iluminati hotties

Let Me Do One More

by  Emma Brown

iIlluminati hotties’ new release Let Me Do One More is about relationships. Whether that be commentary on late-stage capitalism or hookup culture, LA producer and frontwoman Sarah Tudzin’s third album is incredibly honest without being overbearing. Listening to this album feels like listening to your own thoughts. Each song has a different sound to reflect its lyrics while maintaining a cohesive flow, the perfect stream-of-consciousness soundtrack. It’s a creative piece, pioneering the genre of ‘tenderpunk’, according to Tudzin. I haven’t heard anything quite like it, but there’s a reason why the group is LA’s newest indie rock darling. The group will have you saying ‘let me do one more’ on repeat.

We begin with “Pool Hopping”, an easy summer listen as the name implies. It's a very upbeat take on hookup culture. Tudzin has no illusions about her actions, but decides to have fun testing the waters anyways. In a rather abrupt transition, “MMMOOOAAAAAYAYA” jumps and jerks you around like you’re watching live in a crowd of Marxists. It’s a cocky head tilt to the mainstream that invites you to join in. We float on down from anarchy to shadowy alt-rock grunge with “Knead”. This is a sensual song from the female gaze about male desire, the perfect theme song for your friendly neighborhood tease.

Things slow way down on “Threatening Each Other re: Capitalism”. This is drained, lethargic, and disenfranchised - the sexy side effects of capitalism. The analogy of a corner store selling spit is stings like a side stitch after laughing. Truth hurts, I guess. Next up is “u v v p (feat. Buck Meek)”. It’s forlorn in the face of modern romance, differing from the more care-free “Pool Hopping”. Buck Meek drives the point home with an ironic “cowboy-walks-off-into-the- sunset-with-his-girl” monologue. This, coupled with late 50’s rockabilly influences, leaves us asking one question: What ever happened to the love you see in those old movies?  Ethereal and disconnected “Protector” continues down a similar route. Tudzin couldn’t find what she was looking for in this disappointing partner. She woke up from the dream and is now utterly disinterested in the reality.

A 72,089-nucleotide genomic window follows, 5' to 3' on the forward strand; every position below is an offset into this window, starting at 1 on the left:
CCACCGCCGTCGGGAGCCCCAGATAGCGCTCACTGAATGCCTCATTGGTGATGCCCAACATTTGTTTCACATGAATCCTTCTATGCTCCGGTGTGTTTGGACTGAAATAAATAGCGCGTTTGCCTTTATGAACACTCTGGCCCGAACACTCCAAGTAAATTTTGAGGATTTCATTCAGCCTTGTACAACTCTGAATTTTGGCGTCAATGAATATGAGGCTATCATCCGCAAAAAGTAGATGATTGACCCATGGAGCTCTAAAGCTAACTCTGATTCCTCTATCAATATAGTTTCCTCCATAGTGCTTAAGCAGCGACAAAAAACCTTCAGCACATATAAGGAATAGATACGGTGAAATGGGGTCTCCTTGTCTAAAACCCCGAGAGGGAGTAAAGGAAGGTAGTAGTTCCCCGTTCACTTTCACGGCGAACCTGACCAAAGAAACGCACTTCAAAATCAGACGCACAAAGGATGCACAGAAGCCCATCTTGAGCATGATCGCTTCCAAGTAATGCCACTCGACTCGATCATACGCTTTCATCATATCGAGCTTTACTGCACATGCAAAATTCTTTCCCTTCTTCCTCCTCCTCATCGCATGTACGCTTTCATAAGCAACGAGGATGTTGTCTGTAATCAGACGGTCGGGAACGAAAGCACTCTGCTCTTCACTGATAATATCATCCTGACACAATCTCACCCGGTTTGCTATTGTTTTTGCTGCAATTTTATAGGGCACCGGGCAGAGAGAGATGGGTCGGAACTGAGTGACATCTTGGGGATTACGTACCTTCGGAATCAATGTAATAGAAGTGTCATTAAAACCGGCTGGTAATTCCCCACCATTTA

Raring back into focus is “Joni: LA’s No. 1 Health Goth”. Love her. Hate her. Want to know her skincare routine. It’s Joni: the epitome of a punk Cool Girl. Goes to hot yoga and reads political theory, all while looking effortlessly disheveled. “She’s inaccessible and unattainable,” yells the chorus. This one is definitely going on my playlist to get me out of bed in the morning. “Kickflip” and “Toasting” round out this section of the album. The former is repetitive, rhythmic, and bored to death with complacency. The latter? S’more bittersweet daydreams. Alex Menne joins Tudzin halfway through the song, sounding like an imagined duet. It’s cute and 37 seconds long (about as long as it takes to toast your favorite toaster pastry).

How do you love? In this ode to a flawed, avoidant attachment style relationship, “The Sway” explores the group’s producer origins. We also hear some more indie instrumentals on “Cheap Shoes” before closing out on the quiet sucker punch that is “Growth”. This sounds like holding yourself on the floor of your empty childhood closet. Knowing that all the work you did as a child to make yourself even smaller didn’t mean anything. They didn’t care then, and they don’t care now, only it feels much more lonely as an adult. There’s a sense of voicelessness that’s reflected well in Tudzin’s barely audible murmur. Her relationship to the world, others, and herself come to life within this album in the most real, uncontrived way possible. I hope the down-to-earth nature of the group’s music continues into what is no doubt their hotly anticipated next album.